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Catholic burial



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Christian Burial is as old as the Church itself. From its earliest days, the Church has taught that the bodies of the faithful are sacred...formed to the image and likeness of God, temples of the Holy Spirit, and destined for glorification and eternal life.  This is mirrored in the dignity and beauty of a Catholic Cemetery.  Because non-Catholics are part of Catholic families, the Church also favors the burial of non-Catholic members of Catholic families in our cemeteries.

Guidelines for Christian Burial



Canon 1176:


§ 1: Deceased members of the Christian faithful must be given ecclesiastical funerals according to the norm of law.

§ 2: Ecclesiastical funerals, by which the Church seeks spiritual support for the deceased, honors their bodies, and at the same time brings the solace of hope to the living, must be celebrated according to the norm of the liturgical laws.

§ 3: The Church earnestly recommends that the pious custom of burying the bodies of the deceased be observed; nevertheless, the Church does not prohibit cremation unless it was chosen for reasons contrary to Christian doctrine.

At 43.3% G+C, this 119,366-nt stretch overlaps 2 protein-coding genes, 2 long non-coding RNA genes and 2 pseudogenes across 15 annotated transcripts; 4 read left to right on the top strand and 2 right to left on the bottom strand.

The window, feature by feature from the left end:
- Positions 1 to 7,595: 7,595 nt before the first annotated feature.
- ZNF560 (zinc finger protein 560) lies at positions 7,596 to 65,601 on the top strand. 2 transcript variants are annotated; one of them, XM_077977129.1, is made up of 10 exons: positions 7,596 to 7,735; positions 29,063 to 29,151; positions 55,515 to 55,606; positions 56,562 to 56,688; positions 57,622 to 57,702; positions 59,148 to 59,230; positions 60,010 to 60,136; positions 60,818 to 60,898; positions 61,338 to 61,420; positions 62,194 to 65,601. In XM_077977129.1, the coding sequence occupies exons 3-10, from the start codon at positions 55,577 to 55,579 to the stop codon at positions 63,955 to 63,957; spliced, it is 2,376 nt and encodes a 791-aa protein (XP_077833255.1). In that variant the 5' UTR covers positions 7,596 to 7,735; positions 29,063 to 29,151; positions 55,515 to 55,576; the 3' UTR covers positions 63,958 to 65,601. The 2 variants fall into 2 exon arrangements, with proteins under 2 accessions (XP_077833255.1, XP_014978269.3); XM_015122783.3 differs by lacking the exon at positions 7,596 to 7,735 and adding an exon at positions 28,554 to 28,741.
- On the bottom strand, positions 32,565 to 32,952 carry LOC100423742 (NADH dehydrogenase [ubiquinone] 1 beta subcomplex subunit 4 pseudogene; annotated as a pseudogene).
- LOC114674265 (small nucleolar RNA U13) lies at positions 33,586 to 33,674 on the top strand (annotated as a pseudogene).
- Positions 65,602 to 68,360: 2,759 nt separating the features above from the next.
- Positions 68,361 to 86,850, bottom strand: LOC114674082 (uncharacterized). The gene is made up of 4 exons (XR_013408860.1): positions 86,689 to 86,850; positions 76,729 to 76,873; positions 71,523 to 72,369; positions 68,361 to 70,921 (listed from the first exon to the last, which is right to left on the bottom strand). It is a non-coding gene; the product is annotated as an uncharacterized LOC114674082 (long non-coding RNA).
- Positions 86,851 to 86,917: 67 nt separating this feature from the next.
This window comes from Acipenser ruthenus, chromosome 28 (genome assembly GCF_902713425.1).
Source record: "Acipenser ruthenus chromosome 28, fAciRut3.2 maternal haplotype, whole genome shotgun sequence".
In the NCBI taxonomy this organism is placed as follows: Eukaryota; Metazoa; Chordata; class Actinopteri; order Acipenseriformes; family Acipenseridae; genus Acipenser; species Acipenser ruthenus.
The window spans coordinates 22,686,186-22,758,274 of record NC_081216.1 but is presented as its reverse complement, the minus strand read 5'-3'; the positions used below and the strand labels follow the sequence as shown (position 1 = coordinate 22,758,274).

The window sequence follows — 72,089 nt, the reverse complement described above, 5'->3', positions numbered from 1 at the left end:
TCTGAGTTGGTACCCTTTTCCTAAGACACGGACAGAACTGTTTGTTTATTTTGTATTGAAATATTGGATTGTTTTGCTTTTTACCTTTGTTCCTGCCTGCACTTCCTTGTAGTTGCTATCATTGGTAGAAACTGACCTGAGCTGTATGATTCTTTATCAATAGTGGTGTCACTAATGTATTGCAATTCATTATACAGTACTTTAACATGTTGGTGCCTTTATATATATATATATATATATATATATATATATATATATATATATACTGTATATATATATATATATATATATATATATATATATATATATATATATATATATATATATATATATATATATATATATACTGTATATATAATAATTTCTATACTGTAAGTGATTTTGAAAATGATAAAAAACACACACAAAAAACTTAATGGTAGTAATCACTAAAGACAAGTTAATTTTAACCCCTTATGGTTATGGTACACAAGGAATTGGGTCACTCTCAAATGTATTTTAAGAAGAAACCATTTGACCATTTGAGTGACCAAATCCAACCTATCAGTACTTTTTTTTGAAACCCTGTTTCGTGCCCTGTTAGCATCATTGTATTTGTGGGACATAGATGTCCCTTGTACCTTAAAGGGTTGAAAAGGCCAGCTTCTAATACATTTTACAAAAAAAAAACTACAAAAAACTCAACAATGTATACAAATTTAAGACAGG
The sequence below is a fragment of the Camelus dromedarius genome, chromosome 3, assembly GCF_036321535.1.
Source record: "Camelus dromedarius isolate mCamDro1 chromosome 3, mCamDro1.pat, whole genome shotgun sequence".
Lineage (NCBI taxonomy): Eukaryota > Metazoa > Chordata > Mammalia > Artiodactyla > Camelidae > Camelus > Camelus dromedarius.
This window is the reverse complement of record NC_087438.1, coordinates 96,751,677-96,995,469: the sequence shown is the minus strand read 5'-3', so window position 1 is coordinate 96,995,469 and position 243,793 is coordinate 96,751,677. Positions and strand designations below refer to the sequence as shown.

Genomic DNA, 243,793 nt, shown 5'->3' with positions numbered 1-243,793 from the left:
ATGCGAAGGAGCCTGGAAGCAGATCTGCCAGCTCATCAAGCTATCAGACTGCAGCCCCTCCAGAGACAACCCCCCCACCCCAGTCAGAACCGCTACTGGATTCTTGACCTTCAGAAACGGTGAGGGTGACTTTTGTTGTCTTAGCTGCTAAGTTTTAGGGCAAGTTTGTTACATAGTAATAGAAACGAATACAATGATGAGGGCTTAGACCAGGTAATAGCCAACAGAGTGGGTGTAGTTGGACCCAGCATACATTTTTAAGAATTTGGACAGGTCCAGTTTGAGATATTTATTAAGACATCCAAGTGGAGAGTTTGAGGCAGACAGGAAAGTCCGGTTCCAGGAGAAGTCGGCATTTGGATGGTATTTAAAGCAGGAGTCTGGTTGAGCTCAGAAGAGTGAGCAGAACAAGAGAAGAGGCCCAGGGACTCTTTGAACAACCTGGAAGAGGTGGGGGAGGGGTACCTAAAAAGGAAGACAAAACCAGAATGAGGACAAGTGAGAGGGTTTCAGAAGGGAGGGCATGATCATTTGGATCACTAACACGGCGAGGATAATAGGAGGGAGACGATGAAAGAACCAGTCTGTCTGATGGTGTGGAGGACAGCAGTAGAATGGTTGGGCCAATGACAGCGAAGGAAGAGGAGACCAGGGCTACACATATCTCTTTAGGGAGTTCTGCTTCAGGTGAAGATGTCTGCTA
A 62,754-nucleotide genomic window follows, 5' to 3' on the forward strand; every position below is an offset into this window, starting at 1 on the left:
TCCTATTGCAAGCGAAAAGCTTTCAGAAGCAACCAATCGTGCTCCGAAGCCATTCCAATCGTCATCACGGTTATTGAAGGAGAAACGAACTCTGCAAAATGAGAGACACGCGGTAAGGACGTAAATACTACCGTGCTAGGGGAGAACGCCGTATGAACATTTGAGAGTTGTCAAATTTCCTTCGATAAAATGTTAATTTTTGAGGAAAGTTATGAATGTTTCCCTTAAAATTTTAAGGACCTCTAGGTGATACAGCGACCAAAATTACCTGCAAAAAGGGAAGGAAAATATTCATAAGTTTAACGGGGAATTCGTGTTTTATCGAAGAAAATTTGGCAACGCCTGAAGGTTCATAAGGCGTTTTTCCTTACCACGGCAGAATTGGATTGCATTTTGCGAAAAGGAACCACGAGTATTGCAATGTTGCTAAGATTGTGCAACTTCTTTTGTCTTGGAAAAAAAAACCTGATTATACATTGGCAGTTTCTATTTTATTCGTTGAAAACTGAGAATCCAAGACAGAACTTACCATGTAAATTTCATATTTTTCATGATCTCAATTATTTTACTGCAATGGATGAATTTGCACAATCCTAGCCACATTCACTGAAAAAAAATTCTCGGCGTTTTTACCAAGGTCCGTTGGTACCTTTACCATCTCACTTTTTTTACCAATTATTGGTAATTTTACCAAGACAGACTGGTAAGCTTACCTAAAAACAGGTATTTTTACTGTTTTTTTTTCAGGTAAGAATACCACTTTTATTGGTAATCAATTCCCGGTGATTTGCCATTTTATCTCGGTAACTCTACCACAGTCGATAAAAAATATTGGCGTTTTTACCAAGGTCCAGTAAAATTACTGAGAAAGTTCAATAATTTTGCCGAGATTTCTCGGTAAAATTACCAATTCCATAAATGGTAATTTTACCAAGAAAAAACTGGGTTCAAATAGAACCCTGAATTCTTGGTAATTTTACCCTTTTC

Cremation (from the Order of Christian Burial)



 413: Although cremation is now permitted, it does not enjoy the same value as burial of the body. The Church clearly prefers and urges that the body of the deceased be present for the funeral rites, since the presence of the human body better expresses the values, which the Church affirms in those rites.


415: When extraordinary circumstances make the cremation of the body the only feasible choice, pastoral sensitivity must be exercised by priests, deacons, and others who minister to the family of the deceased.


417: The cremated remains of a body should be treated with the same respect given to the human body from which they came. This includes the use of a worthy vessel to contain the ashes, the manner in which they are carried, the care and attention to appropriate placement and transport, and the final disposition. The cremated remains should be buried in a grave or entombed in a mausoleum or columbarium. The practice of scattering cremated remains on the sea, from the air, or on the ground, or keeping cremated remains in the home of a relative or friend of the deceased are not the reverent disposition that the Church requires.


418: When the choice has been made to cremate a body, it is recommended that the cremation take place after the Funeral Liturgy.


By virtue of an indult granted by the Congregation for Divine Worship and the Discipline of the Sacraments, the celebration of the Funeral Liturgy, including Mass, in the presence of the cremated remains of the body of a deceased person, may be permitted by the Diocesan Bishop on a case by case basis.


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